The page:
The intricate network of touts, middlemen and doctors created by kidney kingpin Dr Amit Kumar and his brother Jeevan Rawat has left the Central Bureau of Investigation (CBI) bewildered.
As Kumar opens up to his interrogators, the agency is getting ready for a rare insight into his mind and the racket he ran for nearly a decade.
Kumar, sources said, was 'ruthless' and 'brutal' when it came to dealing with 'donors'. "Though he has all along maintained that hundreds of desperate patients benefited from him, his 'dark' side is easily visible. His operations were run in the most cold-blooded manner. His main tools were 'fear' and 'threats' forcing victims to part with their kidneys," a senior official said.
The agency, sources said, could even book Kumar under sections of culpable homicide not amounting to murder. A combined team of the CBI and forensic experts, which raided the Gurgaon nursing home of the accused, said it was a state-of-the-art hospital equipped with possibly every medical equipment that one could think about to carry out a transplant at short notice.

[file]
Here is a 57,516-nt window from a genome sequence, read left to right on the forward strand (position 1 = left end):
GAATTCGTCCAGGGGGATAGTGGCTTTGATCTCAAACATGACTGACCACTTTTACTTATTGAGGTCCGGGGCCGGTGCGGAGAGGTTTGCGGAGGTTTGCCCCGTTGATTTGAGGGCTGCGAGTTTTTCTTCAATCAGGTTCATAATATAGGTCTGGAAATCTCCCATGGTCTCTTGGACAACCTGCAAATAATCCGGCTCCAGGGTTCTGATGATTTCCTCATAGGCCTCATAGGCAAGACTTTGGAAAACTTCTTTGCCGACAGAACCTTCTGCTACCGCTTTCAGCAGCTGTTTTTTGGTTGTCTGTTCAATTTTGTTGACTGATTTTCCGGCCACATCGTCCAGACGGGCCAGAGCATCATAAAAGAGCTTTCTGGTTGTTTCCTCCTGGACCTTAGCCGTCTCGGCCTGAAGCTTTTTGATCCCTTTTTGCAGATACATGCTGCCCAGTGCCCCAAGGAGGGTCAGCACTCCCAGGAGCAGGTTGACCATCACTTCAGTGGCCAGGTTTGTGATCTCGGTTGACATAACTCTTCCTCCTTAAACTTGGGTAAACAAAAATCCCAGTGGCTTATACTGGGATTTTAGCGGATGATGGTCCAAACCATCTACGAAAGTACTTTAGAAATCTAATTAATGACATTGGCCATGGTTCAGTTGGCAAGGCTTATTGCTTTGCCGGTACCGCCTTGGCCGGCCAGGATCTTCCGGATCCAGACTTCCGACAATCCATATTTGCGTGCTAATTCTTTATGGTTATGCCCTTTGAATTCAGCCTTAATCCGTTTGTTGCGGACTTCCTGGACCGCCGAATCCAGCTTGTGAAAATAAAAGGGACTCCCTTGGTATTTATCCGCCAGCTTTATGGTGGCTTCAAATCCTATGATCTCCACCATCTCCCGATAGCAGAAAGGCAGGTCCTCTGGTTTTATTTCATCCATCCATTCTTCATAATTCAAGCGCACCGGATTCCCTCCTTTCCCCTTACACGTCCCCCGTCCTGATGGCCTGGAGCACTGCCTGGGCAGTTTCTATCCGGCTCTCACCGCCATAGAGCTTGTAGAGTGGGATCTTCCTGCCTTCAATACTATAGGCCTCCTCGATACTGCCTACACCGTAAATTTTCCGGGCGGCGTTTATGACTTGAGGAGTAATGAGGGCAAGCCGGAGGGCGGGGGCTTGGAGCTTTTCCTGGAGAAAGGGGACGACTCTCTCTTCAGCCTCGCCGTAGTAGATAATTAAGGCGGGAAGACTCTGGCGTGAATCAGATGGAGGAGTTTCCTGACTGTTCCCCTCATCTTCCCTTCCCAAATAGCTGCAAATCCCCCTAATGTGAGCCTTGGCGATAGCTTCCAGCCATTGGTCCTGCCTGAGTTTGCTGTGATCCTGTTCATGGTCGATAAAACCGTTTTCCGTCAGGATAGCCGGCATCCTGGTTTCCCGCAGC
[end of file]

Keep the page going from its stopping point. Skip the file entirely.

The agency, sources said, would also look into how Kumar managed to import medical equipment. Sleuths are separately questioning Kumar and his associate Dr Upendra Kumar. "Once we have got their statements, they would be confronted to weed out contradictions that might emerge," the official said.
The agency, meanwhile, has intensified efforts to track down Jeevan, the subject of an Interpol Red Corner notice. It is also in direct touch with the Nepal police.
The Uttar Pradesh government on Tuesday issued a notification for transferring cases related to the kidney racket registered in Moradabad to the CBI. The notification has been sent to the Centre, which would now issue a notification for the transfer.
The CBI has also started to question Amit Kumar's international clients as they slowly start to track them. Two Greek nationals were summoned to CBI headquarters on Monday.